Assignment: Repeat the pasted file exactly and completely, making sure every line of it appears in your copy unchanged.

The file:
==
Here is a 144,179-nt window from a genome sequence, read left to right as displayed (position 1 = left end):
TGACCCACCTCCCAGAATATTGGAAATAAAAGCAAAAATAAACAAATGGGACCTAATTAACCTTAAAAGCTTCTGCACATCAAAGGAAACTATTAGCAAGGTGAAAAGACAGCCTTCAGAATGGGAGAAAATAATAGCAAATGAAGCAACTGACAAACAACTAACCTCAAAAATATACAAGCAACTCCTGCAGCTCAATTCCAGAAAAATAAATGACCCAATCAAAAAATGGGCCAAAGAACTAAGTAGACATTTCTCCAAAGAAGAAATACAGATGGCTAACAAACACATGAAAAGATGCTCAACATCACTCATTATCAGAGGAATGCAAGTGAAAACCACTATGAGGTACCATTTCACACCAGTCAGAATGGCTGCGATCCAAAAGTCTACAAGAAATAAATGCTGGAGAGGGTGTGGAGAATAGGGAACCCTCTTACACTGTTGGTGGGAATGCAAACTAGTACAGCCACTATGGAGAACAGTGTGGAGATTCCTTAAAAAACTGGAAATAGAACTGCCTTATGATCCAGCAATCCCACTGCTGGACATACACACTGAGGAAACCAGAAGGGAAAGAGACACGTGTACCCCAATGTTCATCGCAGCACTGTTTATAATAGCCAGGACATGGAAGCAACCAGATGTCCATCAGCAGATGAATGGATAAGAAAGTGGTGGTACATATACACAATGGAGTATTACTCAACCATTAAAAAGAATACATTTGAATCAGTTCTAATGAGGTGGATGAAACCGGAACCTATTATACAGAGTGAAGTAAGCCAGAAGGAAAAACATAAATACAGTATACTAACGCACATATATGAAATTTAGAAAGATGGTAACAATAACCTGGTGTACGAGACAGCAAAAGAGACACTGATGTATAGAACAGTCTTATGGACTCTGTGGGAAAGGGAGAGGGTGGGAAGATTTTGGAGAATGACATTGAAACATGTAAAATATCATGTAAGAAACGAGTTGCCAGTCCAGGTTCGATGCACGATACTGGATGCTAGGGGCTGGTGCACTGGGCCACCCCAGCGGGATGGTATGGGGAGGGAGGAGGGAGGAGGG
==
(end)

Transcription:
Here is a 144,179-nt window from a genome sequence, read left to right as displayed (position 1 = left end):
TGACCCACCTCCCAGAATATTGGAAATAAAAGCAAAAATAAACAAATGGGACCTAATTAACCTTAAAAGCTTCTGCACATCAAAGGAAACTATTAGCAAGGTGAAAAGACAGCCTTCAGAATGGGAGAAAATAATAGCAAATGAAGCAACTGACAAACAACTAACCTCAAAAATATACAAGCAACTCCTGCAGCTCAATTCCAGAAAAATAAATGACCCAATCAAAAAATGGGCCAAAGAACTAAGTAGACATTTCTCCAAAGAAGAAATACAGATGGCTAACAAACACATGAAAAGATGCTCAACATCACTCATTATCAGAGGAATGCAAGTGAAAACCACTATGAGGTACCATTTCACACCAGTCAGAATGGCTGCGATCCAAAAGTCTACAAGAAATAAATGCTGGAGAGGGTGTGGAGAATAGGGAACCCTCTTACACTGTTGGTGGGAATGCAAACTAGTACAGCCACTATGGAGAACAGTGTGGAGATTCCTTAAAAAACTGGAAATAGAACTGCCTTATGATCCAGCAATCCCACTGCTGGACATACACACTGAGGAAACCAGAAGGGAAAGAGACACGTGTACCCCAATGTTCATCGCAGCACTGTTTATAATAGCCAGGACATGGAAGCAACCAGATGTCCATCAGCAGATGAATGGATAAGAAAGTGGTGGTACATATACACAATGGAGTATTACTCAACCATTAAAAAGAATACATTTGAATCAGTTCTAATGAGGTGGATGAAACCGGAACCTATTATACAGAGTGAAGTAAGCCAGAAGGAAAAACATAAATACAGTATACTAACGCACATATATGAAATTTAGAAAGATGGTAACAATAACCTGGTGTACGAGACAGCAAAAGAGACACTGATGTATAGAACAGTCTTATGGACTCTGTGGGAAAGGGAGAGGGTGGGAAGATTTTGGAGAATGACATTGAAACATGTAAAATATCATGTAAGAAACGAGTTGCCAGTCCAGGTTCGATGCACGATACTGGATGCTAGGGGCTGGTGCACTGGGCCACCCCAGCGGGATGGTATGGGGAGGGAGGAGGGAGGAGGG